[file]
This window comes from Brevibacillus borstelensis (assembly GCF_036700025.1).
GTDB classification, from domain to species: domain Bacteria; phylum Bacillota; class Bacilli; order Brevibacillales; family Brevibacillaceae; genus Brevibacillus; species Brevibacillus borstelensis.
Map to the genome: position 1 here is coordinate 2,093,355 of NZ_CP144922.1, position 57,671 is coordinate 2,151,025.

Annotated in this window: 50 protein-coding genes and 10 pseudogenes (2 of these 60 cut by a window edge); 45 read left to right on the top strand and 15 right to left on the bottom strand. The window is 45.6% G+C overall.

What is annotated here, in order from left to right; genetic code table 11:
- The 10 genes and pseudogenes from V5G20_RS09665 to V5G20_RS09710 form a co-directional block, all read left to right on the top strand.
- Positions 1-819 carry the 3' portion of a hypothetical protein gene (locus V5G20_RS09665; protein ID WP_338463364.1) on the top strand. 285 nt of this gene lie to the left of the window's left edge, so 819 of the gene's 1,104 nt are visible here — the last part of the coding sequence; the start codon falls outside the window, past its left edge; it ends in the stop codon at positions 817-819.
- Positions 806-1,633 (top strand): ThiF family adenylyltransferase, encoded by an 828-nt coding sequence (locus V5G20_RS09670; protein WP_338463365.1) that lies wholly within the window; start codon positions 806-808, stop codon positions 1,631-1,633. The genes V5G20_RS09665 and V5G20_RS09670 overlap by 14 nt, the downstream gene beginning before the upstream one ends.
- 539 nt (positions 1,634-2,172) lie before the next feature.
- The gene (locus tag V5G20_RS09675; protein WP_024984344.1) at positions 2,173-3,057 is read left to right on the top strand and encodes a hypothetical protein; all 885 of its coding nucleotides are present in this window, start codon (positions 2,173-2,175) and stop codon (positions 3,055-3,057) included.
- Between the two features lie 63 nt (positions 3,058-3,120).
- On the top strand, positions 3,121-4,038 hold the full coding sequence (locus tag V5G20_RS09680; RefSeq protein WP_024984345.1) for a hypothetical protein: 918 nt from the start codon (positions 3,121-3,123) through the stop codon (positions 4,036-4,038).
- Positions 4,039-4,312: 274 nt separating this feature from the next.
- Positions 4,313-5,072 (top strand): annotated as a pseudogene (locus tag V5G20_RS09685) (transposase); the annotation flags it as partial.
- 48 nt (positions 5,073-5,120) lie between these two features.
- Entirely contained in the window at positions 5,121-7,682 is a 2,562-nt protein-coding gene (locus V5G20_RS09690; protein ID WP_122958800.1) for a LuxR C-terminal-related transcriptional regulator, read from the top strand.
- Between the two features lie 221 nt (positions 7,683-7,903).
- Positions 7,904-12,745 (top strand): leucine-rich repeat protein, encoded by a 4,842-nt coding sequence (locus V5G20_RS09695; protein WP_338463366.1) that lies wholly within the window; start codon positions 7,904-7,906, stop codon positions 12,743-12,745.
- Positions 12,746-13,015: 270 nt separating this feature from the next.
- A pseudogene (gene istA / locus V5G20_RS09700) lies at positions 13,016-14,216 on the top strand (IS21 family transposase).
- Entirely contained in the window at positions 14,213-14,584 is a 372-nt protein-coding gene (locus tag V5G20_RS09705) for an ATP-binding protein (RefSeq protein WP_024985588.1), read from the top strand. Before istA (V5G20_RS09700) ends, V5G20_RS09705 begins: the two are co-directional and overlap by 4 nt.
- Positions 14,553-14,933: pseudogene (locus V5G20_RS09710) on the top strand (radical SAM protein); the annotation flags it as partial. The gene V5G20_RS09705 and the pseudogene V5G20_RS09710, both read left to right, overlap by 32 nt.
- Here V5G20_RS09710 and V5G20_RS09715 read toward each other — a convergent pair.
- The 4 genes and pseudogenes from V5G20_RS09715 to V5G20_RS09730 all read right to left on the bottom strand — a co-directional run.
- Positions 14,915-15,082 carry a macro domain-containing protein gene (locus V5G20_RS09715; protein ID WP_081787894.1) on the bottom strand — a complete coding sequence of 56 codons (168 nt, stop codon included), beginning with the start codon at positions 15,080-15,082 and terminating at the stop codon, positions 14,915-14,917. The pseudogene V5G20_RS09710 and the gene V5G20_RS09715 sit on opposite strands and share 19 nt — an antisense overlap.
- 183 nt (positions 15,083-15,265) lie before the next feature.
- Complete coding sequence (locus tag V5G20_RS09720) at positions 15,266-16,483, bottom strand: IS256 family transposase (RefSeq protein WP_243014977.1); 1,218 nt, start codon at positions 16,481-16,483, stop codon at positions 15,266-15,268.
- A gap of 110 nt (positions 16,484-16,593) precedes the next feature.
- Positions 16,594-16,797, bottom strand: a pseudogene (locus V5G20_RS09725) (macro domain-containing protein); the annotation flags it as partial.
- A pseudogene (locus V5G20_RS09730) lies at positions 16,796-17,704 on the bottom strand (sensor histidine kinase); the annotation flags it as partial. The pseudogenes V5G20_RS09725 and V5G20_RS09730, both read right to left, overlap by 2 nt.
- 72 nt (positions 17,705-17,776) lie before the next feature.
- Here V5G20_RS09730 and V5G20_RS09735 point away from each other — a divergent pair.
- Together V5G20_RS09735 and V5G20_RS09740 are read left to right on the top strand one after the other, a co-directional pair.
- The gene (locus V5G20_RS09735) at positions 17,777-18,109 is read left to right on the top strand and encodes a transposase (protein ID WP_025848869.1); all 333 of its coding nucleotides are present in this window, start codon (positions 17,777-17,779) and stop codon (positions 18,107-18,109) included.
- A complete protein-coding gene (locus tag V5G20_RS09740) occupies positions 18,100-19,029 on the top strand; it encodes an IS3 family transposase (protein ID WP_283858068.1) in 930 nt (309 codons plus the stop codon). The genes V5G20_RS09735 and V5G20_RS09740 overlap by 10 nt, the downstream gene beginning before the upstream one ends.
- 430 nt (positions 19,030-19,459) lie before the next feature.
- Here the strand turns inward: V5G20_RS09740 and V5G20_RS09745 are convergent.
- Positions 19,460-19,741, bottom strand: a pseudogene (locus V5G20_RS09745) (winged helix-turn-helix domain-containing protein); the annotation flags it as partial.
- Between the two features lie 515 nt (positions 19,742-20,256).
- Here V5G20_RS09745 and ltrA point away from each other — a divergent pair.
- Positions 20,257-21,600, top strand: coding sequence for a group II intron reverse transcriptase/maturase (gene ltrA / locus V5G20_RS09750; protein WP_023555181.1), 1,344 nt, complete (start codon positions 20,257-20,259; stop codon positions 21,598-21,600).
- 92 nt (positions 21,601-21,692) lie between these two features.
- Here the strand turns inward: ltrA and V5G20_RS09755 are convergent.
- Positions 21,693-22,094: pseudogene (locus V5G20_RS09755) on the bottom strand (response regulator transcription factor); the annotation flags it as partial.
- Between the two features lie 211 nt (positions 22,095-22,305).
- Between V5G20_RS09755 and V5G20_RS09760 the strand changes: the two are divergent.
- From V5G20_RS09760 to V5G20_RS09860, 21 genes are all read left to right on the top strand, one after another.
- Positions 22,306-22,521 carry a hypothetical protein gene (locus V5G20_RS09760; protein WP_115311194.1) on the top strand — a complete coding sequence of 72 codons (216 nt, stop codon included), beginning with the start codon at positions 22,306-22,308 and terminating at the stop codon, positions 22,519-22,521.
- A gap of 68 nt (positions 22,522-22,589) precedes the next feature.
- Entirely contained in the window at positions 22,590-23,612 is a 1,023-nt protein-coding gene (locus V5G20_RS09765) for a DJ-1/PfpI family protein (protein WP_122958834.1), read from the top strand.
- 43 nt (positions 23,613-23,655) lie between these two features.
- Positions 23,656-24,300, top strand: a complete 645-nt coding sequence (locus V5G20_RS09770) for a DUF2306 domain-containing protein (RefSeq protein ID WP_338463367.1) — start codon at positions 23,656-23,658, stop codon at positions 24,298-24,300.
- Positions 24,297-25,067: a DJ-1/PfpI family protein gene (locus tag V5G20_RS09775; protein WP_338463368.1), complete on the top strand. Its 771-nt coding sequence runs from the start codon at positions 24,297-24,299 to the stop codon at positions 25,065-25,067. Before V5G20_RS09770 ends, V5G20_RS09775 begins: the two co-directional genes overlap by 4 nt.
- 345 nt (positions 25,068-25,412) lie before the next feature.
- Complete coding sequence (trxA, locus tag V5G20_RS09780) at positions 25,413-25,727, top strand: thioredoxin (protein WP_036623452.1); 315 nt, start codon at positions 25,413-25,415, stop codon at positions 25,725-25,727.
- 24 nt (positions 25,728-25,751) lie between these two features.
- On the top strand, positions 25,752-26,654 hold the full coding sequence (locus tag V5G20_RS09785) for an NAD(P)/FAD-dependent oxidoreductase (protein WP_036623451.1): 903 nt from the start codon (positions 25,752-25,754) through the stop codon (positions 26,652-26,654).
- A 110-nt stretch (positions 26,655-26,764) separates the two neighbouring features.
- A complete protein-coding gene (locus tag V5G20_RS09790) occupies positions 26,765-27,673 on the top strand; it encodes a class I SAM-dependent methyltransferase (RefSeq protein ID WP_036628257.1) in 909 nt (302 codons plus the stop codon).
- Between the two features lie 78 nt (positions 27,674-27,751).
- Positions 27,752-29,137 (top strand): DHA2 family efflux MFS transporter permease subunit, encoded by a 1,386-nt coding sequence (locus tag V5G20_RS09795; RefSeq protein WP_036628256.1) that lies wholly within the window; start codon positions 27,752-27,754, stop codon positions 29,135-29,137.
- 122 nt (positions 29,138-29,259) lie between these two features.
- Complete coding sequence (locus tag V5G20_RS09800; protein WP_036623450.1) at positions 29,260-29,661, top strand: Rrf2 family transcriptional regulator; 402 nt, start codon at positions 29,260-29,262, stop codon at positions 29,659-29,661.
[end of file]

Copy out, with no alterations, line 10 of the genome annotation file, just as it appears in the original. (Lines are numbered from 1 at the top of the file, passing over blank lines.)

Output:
- The gene (locus tag V5G20_RS09675; protein WP_024984344.1) at positions 2,173-3,057 is read left to right on the top strand and encodes a hypothetical protein; all 885 of its coding nucleotides are present in this window, start codon (positions 2,173-2,175) and stop codon (positions 3,055-3,057) included.